2016 Western Student Representative Council (SRC) President, Michael Wright told the W’SUP that “the SRC was not consulted about these changes, and stands in solidarity with all students who are disadvantaged by the University’s vicious cuts.”
He continued, “Educating students is the core purpose of university, and library access clearly falls under the University’s legally mandated functions… It’s time the university started acting like the ‘distinctively student centred university’ it so longs to be.”
An original statement from Ellen Brackenreg* suggests that the cuts stem from “limited use of the Study Hall service particularly between the hours of 12pm – 6 am and during non-peak periods,” coupled with increased anytime-access online availability of library resources. Brackenreg also reminded students that I.T. labs are open 22 hours a day and learning commons on three campuses are open 24/7 as an alternative.
A spokesperson from the library informed the W’SUP that “the Library will be working with students in 2017 to submit another bid to try and bring the 24 hour service back in 2018.”
Students can have their say on SSAF funding initiatives by emailing SSAFpriorities@westernsydney.edu.au or by visiting the SSAF Priorities page on the university’s website. Students wishing to contact the library directly are advised that the library has its own feedback form.
The office of Student Participation and Success has been contacted for further comment on how much student consultation was involved in the decision.
Editors Note: Michael Wright is also an elected student editor for 2017, as there is not yet an elected SRC President for 2017, Michael was conflicted off this article.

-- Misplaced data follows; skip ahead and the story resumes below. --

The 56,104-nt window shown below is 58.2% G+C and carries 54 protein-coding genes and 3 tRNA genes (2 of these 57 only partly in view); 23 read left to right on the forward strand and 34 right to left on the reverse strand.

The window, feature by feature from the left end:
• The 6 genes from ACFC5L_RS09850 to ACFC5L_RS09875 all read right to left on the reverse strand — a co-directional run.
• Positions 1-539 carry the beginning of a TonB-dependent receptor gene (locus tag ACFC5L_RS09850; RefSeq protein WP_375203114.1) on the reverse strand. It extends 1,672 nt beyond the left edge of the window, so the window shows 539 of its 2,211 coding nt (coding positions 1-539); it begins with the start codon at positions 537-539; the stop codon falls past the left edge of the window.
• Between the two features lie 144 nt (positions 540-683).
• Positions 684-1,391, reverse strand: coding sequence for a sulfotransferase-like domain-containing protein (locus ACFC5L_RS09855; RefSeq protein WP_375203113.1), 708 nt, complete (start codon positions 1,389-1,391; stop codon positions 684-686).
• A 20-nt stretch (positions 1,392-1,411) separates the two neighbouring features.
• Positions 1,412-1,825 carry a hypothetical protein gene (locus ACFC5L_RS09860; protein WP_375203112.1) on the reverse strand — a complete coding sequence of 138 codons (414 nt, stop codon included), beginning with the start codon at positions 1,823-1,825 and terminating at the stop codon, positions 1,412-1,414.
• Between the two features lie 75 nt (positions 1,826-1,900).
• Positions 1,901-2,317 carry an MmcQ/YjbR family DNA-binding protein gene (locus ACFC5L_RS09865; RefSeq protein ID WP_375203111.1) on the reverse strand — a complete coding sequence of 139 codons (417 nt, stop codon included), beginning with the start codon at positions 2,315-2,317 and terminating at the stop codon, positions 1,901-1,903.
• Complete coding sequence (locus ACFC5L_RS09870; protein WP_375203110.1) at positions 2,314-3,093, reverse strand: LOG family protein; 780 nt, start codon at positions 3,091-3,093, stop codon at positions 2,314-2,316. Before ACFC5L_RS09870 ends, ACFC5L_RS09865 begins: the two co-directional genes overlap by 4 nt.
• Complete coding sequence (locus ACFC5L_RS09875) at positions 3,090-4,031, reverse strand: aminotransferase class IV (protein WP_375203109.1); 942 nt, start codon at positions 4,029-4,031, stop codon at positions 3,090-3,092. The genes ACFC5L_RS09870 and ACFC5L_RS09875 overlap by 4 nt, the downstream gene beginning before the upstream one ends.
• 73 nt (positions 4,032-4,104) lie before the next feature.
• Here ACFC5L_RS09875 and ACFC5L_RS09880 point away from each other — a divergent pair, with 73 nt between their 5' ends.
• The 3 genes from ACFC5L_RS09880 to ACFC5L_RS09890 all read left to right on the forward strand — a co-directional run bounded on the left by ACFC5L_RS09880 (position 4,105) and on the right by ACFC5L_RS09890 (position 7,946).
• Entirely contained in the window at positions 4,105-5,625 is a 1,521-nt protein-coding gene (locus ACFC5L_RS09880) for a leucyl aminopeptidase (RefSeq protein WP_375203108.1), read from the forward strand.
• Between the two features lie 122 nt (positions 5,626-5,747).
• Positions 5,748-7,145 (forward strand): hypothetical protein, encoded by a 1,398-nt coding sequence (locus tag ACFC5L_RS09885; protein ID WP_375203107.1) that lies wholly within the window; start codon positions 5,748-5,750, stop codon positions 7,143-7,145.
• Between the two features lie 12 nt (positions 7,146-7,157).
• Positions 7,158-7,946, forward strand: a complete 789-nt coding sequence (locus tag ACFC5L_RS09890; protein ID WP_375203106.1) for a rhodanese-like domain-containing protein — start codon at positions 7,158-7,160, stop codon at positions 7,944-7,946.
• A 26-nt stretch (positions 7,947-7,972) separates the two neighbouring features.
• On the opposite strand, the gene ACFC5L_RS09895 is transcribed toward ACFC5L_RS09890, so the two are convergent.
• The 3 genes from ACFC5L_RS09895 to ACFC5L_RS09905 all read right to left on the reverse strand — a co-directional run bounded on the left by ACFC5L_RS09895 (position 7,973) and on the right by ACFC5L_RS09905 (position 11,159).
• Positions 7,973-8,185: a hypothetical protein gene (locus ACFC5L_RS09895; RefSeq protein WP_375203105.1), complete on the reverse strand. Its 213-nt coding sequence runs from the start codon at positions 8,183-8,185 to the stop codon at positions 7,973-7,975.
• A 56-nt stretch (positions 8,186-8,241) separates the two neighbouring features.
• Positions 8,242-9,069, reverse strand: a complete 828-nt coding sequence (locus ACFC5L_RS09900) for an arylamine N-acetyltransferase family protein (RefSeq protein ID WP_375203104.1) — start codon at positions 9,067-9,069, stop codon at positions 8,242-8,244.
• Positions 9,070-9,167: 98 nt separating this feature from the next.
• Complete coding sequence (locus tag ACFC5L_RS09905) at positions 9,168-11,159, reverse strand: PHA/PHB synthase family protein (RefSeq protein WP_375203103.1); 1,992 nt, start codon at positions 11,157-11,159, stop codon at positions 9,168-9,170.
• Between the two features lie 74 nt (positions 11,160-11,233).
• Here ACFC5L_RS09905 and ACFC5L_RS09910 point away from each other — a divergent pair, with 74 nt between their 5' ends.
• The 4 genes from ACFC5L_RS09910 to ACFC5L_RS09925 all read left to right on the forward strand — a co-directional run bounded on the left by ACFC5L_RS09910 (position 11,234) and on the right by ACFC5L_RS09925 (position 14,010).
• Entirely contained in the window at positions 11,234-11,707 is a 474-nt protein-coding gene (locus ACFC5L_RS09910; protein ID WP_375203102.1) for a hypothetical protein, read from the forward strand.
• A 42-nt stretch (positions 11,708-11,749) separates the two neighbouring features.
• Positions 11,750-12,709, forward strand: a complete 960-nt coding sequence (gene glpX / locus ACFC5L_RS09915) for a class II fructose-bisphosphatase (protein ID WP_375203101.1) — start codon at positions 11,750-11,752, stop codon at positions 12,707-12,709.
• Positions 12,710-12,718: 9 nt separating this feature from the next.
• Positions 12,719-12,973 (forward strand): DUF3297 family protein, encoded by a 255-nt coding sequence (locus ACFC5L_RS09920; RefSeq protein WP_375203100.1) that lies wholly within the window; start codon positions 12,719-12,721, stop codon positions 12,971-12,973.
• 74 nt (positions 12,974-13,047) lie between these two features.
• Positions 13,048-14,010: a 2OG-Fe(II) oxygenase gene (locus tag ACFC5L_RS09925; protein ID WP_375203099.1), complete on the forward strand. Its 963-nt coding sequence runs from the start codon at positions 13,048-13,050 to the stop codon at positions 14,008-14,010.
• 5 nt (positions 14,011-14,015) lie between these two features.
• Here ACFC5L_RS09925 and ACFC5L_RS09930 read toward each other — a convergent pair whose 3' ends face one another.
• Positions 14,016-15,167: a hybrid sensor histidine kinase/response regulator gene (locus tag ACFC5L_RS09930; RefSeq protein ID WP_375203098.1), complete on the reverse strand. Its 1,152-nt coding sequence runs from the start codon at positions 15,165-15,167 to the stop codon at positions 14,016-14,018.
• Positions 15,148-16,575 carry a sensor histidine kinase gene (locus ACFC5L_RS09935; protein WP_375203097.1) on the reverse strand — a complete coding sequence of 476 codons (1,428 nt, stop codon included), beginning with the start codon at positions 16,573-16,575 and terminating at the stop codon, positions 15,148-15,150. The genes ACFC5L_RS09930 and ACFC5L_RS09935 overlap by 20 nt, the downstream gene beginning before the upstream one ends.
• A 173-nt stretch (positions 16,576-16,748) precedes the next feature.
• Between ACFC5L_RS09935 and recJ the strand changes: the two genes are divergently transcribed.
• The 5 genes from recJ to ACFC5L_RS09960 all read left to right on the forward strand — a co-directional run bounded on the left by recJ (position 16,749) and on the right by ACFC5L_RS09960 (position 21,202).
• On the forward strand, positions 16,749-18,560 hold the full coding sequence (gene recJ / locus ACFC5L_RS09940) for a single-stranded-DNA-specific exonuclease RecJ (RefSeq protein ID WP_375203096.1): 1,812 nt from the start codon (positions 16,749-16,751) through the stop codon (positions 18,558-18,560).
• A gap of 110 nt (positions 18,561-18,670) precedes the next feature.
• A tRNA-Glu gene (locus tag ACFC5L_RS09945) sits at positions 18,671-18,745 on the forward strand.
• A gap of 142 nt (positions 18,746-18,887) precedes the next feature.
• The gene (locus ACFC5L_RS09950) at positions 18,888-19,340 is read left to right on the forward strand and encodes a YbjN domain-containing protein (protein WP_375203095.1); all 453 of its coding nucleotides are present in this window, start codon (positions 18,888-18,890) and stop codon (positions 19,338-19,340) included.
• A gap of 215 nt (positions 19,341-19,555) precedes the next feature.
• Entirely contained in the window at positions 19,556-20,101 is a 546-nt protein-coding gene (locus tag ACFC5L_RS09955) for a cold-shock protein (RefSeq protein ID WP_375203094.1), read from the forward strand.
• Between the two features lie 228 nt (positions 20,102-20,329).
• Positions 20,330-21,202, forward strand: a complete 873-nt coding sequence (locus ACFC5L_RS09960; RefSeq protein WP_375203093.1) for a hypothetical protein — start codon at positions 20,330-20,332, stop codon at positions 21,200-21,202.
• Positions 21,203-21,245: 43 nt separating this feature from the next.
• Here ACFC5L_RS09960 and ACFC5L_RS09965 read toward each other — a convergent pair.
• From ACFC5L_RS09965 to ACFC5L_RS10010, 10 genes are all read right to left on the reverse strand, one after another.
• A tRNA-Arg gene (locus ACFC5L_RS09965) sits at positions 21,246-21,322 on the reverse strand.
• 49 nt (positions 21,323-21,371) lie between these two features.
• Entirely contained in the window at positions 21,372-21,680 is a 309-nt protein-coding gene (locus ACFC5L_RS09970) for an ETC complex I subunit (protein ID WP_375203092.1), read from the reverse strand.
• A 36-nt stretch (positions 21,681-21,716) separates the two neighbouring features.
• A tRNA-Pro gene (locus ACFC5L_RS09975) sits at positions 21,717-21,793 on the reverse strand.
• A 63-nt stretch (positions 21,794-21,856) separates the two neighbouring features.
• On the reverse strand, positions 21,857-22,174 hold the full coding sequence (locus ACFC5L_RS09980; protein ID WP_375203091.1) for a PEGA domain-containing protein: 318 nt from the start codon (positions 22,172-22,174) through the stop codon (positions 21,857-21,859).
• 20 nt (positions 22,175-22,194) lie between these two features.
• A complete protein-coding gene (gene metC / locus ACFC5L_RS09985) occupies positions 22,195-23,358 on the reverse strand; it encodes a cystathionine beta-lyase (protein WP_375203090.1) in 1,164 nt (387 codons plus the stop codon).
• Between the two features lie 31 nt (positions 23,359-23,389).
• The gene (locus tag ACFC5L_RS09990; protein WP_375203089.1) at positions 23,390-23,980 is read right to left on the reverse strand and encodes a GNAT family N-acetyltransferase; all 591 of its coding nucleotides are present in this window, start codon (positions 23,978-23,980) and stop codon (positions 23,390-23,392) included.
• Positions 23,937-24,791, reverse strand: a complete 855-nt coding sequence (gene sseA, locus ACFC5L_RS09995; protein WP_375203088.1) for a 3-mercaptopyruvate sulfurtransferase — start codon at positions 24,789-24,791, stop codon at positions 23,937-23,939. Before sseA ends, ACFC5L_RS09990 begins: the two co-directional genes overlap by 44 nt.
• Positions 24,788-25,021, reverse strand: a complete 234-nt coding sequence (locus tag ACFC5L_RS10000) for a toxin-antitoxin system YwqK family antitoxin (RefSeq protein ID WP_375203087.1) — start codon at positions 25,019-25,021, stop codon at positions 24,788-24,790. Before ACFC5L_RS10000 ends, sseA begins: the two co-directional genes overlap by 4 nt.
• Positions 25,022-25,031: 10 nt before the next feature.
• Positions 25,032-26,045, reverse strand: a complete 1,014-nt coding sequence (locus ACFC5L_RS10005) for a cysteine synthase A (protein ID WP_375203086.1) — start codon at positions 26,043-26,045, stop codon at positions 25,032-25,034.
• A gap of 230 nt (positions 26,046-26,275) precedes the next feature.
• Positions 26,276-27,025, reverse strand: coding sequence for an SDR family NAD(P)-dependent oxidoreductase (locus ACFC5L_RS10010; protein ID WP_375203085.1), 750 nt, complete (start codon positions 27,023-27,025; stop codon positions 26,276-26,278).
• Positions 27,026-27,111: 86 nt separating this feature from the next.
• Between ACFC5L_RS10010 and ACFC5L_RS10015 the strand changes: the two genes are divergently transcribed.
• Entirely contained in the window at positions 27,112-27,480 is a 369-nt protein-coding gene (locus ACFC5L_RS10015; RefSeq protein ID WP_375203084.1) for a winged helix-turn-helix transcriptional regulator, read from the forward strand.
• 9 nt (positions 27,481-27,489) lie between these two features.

*Full Statement from Ellen Brackenreg, Executive Director, Student Participation and Success
“Study Hall was considered by the 2012/2013 SSAF working party and endorsed as a service to be put forward for approval. The service commenced in 2013 and has been funded by SSAF since this time. It is common practice for all SSAF funded initiatives from the New and Enhanced SSAF to be regularly reviewed as part of the annual reporting process. As part of this process all ‘ongoing’ New and Enhanced initiatives were reviewed. Consideration was given to the fact that Library resources are now available online and accessible to all students anywhere, anytime, together with the limited use of the Study Hall service particularly between the hours of 12pm – 6 am and during non-peak periods. In addition, as a substitute to Study Hall, the Learning Commons on three campuses are now open 24 hours, and I.T labs are available 22 hours per day (the labs are closed 3am-5am for system updates). SSAF funds were therefore reallocated to other initiatives considered and endorsed by the 2016/2017 SSAF working party such as Yourtutor, Career Connect and e careers. Please note, we will still be providing Study Hall services during the two major exam periods for both semesters.
It is important that we continue to receive student feedback on services and amenities so as to determine and prioritise SSAF spending appropriately. Feedback can be provided via email to SSAFpriorities@westernsydney.edu.au or you can approach your SCC, SRC representative or Campus Life Officers to discuss an idea or to suggest a service or amenity you think the University needs, or should improve. For more information on SSAF funding priorities please use the following link: SSAF funding priorities.”